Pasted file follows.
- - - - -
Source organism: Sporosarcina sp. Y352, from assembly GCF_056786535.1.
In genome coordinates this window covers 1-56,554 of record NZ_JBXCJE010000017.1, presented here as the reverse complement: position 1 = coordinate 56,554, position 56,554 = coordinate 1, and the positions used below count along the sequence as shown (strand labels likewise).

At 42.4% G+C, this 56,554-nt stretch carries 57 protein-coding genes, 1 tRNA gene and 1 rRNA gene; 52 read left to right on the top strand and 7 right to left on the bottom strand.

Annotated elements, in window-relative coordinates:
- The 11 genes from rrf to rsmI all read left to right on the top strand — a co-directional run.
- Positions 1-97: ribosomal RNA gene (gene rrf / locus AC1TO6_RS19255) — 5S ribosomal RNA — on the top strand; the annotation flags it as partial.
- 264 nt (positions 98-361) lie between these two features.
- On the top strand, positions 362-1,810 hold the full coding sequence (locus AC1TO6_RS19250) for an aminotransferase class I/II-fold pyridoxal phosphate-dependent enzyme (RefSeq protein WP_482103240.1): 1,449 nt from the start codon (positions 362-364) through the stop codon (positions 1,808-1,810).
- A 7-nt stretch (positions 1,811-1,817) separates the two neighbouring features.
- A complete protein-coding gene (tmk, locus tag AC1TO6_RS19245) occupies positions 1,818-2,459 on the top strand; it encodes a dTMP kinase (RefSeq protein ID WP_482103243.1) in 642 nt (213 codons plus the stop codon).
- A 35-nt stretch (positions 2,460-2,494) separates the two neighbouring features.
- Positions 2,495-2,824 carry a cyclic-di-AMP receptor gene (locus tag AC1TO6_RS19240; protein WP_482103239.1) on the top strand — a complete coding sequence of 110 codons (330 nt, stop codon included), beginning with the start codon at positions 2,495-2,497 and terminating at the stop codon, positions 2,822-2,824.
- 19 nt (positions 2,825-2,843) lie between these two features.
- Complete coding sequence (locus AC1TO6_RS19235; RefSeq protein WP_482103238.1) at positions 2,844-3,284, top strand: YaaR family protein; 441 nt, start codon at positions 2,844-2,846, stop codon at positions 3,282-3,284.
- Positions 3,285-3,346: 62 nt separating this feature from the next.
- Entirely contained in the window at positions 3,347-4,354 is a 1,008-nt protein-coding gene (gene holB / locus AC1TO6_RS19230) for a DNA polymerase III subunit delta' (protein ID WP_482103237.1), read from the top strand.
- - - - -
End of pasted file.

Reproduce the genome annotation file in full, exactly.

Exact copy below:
Source organism: Sporosarcina sp. Y352, from assembly GCF_056786535.1.
In genome coordinates this window covers 1-56,554 of record NZ_JBXCJE010000017.1, presented here as the reverse complement: position 1 = coordinate 56,554, position 56,554 = coordinate 1, and the positions used below count along the sequence as shown (strand labels likewise).

At 42.4% G+C, this 56,554-nt stretch carries 57 protein-coding genes, 1 tRNA gene and 1 rRNA gene; 52 read left to right on the top strand and 7 right to left on the bottom strand.

Annotated elements, in window-relative coordinates:
- The 11 genes from rrf to rsmI all read left to right on the top strand — a co-directional run.
- Positions 1-97: ribosomal RNA gene (gene rrf / locus AC1TO6_RS19255) — 5S ribosomal RNA — on the top strand; the annotation flags it as partial.
- 264 nt (positions 98-361) lie between these two features.
- On the top strand, positions 362-1,810 hold the full coding sequence (locus AC1TO6_RS19250) for an aminotransferase class I/II-fold pyridoxal phosphate-dependent enzyme (RefSeq protein WP_482103240.1): 1,449 nt from the start codon (positions 362-364) through the stop codon (positions 1,808-1,810).
- A 7-nt stretch (positions 1,811-1,817) separates the two neighbouring features.
- A complete protein-coding gene (tmk, locus tag AC1TO6_RS19245) occupies positions 1,818-2,459 on the top strand; it encodes a dTMP kinase (RefSeq protein ID WP_482103243.1) in 642 nt (213 codons plus the stop codon).
- A 35-nt stretch (positions 2,460-2,494) separates the two neighbouring features.
- Positions 2,495-2,824 carry a cyclic-di-AMP receptor gene (locus tag AC1TO6_RS19240; protein WP_482103239.1) on the top strand — a complete coding sequence of 110 codons (330 nt, stop codon included), beginning with the start codon at positions 2,495-2,497 and terminating at the stop codon, positions 2,822-2,824.
- 19 nt (positions 2,825-2,843) lie between these two features.
- Complete coding sequence (locus AC1TO6_RS19235; RefSeq protein WP_482103238.1) at positions 2,844-3,284, top strand: YaaR family protein; 441 nt, start codon at positions 2,844-2,846, stop codon at positions 3,282-3,284.
- Positions 3,285-3,346: 62 nt separating this feature from the next.
- Entirely contained in the window at positions 3,347-4,354 is a 1,008-nt protein-coding gene (gene holB / locus AC1TO6_RS19230) for a DNA polymerase III subunit delta' (protein ID WP_482103237.1), read from the top strand.